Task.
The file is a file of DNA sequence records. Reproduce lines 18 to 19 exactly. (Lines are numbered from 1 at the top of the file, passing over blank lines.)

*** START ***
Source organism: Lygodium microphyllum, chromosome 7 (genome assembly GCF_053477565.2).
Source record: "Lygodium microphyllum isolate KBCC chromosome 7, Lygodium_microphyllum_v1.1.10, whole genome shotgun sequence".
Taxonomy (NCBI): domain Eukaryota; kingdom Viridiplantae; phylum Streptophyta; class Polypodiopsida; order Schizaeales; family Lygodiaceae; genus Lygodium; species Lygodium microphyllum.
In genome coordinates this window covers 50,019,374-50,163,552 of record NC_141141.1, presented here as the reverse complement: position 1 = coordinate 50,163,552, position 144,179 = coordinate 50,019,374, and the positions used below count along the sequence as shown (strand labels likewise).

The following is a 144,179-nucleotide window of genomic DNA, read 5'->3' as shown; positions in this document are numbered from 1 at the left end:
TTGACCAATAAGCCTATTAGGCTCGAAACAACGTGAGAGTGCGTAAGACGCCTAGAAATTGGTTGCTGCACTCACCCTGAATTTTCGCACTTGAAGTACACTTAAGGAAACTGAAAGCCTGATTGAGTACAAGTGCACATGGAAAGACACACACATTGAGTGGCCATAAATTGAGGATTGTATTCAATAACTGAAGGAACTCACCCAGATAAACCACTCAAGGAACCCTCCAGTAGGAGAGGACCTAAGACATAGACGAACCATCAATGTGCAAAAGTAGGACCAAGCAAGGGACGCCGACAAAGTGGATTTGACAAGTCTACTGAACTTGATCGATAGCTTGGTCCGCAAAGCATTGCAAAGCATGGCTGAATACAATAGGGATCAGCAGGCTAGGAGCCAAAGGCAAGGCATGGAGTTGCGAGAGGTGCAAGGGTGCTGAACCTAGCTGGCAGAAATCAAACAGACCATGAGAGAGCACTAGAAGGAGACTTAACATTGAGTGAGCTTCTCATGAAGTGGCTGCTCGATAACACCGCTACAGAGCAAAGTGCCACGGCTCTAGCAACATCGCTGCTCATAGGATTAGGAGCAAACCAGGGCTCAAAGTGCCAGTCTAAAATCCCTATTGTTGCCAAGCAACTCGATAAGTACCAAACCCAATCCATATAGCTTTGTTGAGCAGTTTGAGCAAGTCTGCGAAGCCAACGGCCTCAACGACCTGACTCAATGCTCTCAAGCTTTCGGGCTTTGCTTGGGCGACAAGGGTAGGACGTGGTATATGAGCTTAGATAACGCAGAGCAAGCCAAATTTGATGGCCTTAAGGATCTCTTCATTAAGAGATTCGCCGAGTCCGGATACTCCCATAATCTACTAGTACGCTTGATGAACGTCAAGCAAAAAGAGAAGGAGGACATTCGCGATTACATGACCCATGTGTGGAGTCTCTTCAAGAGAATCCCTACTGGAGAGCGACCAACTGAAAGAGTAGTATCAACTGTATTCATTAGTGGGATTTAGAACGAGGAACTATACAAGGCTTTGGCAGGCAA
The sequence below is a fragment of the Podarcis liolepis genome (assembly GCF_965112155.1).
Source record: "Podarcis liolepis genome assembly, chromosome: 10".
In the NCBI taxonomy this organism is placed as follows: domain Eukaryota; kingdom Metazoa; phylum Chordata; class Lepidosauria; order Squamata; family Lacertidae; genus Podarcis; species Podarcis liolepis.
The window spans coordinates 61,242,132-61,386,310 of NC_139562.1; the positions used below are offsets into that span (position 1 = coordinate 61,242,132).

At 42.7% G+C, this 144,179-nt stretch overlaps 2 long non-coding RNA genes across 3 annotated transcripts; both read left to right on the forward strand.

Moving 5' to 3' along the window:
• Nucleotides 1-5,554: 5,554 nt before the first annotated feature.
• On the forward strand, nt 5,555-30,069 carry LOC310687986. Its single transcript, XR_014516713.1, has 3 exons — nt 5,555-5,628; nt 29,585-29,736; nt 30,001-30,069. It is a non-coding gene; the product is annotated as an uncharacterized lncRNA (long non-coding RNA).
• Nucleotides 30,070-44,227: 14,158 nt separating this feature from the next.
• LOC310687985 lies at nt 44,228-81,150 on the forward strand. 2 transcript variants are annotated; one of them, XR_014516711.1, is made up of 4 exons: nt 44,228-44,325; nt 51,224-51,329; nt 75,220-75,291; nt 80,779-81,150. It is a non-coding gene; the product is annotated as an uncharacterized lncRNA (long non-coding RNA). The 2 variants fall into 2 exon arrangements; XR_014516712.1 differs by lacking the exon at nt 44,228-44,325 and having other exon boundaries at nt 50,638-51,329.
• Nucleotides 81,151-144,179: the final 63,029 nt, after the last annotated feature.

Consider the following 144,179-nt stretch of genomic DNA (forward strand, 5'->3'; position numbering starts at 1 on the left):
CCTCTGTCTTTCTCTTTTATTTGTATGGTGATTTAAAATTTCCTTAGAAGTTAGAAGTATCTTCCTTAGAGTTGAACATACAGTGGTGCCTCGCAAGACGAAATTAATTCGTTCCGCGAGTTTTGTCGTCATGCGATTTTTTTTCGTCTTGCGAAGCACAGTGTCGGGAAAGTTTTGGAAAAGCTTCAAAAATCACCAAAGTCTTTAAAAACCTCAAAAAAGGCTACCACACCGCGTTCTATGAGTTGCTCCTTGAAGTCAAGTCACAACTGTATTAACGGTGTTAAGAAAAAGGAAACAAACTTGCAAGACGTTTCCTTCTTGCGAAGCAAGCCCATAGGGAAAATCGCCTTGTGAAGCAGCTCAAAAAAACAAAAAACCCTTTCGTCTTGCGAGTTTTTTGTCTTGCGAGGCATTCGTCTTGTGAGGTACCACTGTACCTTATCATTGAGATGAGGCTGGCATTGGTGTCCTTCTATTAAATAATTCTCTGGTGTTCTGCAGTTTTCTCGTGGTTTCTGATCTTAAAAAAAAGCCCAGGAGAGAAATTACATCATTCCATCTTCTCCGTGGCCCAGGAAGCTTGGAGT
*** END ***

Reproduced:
Consider the following 144,179-nt stretch of genomic DNA (forward strand, 5'->3'; position numbering starts at 1 on the left):
CCTCTGTCTTTCTCTTTTATTTGTATGGTGATTTAAAATTTCCTTAGAAGTTAGAAGTATCTTCCTTAGAGTTGAACATACAGTGGTGCCTCGCAAGACGAAATTAATTCGTTCCGCGAGTTTTGTCGTCATGCGATTTTTTTTCGTCTTGCGAAGCACAGTGTCGGGAAAGTTTTGGAAAAGCTTCAAAAATCACCAAAGTCTTTAAAAACCTCAAAAAAGGCTACCACACCGCGTTCTATGAGTTGCTCCTTGAAGTCAAGTCACAACTGTATTAACGGTGTTAAGAAAAAGGAAACAAACTTGCAAGACGTTTCCTTCTTGCGAAGCAAGCCCATAGGGAAAATCGCCTTGTGAAGCAGCTCAAAAAAACAAAAAACCCTTTCGTCTTGCGAGTTTTTTGTCTTGCGAGGCATTCGTCTTGTGAGGTACCACTGTACCTTATCATTGAGATGAGGCTGGCATTGGTGTCCTTCTATTAAATAATTCTCTGGTGTTCTGCAGTTTTCTCGTGGTTTCTGATCTTAAAAAAAAGCCCAGGAGAGAAATTACATCATTCCATCTTCTCCGTGGCCCAGGAAGCTTGGAGT